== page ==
Was animus toward the telcos one of the reasons for Teksavvy leading the charge against a site blocking process that was widely accepted by the industry? It is hard to say with precision what their motives are but in an earlier blog (Canada’s First Site Blocking Order: What is Driving the Objectors?) I examined both Teksavvy’s motivations and those of intervenors appearing in support of its appeal (the Samuelson-Glushko Canadian Internet Policy & Public Interest Clinic (CIPPIC) at the University of Ottawa and the Canadian Internet Registration Authority (CIRA), also associated with the University of Ottawa’s law faculty). I noted that;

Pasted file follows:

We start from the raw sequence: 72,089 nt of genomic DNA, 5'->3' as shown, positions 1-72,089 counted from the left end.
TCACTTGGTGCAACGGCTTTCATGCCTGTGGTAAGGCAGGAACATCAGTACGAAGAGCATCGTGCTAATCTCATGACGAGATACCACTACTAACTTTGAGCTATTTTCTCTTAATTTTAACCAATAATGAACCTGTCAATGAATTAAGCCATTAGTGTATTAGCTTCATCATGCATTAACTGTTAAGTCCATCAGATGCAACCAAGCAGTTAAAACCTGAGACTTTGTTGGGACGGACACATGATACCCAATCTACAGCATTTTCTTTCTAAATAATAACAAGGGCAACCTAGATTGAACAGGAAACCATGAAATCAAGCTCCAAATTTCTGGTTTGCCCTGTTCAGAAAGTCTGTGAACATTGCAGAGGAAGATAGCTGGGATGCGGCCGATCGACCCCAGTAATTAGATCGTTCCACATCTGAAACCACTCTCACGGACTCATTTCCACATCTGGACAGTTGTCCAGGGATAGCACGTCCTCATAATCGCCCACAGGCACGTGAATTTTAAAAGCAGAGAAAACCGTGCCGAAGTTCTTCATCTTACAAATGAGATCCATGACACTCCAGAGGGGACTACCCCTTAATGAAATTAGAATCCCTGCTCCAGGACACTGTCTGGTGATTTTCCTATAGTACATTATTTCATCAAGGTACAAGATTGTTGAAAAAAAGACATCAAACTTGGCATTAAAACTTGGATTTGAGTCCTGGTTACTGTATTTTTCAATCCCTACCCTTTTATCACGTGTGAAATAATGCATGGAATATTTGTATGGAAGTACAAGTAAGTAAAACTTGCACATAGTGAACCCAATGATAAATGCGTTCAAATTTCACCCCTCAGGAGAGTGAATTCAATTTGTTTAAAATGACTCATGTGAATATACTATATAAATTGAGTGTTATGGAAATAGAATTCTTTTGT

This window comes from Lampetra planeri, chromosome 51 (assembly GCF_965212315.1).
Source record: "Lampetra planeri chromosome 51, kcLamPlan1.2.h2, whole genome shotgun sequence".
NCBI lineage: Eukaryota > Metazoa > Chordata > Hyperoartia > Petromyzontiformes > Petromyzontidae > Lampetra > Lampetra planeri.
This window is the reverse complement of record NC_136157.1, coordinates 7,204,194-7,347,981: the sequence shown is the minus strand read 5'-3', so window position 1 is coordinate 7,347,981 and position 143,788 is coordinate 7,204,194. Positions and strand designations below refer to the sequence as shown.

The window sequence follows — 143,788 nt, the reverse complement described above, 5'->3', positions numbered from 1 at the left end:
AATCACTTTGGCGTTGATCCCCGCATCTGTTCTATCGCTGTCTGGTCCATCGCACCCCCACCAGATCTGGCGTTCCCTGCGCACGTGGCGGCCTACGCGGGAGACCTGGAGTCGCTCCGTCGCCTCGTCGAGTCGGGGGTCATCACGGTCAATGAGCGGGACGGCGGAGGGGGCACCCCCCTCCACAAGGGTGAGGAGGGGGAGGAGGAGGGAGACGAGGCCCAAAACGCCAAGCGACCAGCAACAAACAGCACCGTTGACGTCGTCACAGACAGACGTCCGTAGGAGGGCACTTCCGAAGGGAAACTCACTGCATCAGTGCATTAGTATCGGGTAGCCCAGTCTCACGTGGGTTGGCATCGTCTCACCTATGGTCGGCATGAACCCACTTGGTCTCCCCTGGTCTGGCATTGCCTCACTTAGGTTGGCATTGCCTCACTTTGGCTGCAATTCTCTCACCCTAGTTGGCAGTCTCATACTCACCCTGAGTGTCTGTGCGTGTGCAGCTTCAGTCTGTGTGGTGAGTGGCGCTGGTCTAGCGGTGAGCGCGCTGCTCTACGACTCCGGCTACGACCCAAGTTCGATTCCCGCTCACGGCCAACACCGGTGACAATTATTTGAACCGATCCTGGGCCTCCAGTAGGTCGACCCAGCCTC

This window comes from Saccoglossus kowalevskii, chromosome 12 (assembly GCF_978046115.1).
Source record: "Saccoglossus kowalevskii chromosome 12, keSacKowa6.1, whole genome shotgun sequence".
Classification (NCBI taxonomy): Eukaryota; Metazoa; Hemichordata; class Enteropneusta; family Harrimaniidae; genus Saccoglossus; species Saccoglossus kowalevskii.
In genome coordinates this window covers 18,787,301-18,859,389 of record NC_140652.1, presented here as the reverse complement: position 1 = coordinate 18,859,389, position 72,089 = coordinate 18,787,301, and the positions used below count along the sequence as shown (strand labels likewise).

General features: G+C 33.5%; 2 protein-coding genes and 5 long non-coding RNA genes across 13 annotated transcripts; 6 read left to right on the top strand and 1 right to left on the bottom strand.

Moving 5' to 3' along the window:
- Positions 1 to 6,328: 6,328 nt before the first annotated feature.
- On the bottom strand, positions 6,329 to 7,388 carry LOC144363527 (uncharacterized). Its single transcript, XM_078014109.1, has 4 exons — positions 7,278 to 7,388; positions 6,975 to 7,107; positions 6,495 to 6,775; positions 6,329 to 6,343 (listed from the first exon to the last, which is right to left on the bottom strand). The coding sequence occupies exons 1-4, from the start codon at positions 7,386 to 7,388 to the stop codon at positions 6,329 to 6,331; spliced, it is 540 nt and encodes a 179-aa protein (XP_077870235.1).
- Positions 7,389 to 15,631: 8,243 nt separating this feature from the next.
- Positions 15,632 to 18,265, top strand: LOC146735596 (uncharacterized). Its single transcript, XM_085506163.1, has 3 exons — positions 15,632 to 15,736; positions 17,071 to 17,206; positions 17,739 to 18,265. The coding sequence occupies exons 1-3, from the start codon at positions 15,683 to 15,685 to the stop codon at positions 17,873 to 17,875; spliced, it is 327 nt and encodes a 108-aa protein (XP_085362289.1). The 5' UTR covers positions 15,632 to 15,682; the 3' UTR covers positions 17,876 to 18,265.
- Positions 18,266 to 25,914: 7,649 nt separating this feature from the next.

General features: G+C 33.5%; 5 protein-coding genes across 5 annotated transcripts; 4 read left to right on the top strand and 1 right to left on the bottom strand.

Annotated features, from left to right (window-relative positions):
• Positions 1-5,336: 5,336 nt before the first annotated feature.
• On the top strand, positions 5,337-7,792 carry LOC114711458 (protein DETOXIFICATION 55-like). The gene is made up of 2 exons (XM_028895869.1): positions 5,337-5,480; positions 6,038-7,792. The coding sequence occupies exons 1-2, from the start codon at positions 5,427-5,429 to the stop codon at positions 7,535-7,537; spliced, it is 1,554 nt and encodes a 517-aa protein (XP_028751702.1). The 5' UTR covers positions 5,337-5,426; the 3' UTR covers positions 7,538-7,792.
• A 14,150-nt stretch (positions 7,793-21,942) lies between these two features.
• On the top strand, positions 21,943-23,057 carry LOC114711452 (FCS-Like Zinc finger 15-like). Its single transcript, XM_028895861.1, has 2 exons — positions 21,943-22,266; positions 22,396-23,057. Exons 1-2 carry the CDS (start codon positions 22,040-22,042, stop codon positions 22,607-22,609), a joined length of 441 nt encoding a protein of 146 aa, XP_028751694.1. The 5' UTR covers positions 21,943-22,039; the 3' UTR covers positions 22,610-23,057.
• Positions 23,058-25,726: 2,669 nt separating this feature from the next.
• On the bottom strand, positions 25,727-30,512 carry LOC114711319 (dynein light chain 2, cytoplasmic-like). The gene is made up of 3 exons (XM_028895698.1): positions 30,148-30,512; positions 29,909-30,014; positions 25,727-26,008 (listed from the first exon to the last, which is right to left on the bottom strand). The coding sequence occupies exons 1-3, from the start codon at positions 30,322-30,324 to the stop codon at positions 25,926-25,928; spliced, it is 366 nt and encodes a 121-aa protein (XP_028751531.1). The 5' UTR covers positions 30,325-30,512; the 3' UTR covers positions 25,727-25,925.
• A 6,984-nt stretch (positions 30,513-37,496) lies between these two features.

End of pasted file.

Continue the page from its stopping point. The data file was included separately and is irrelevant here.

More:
“Although Teksavvy claims it is fighting for internet freedom and not to defend piracy (David vs. Goliath and all that), it is pretty clear that this is all about competing with the large ISPs…If Teksavvy is permitted to continue providing access to pirated content to its subscribers while its major competitors are either constrained from doing so, or willingly agree not to, this gives “David” a competitive advantage when it comes to finding and keeping customers, especially those whose proclivities tend to consumption of content they haven’t paid for”.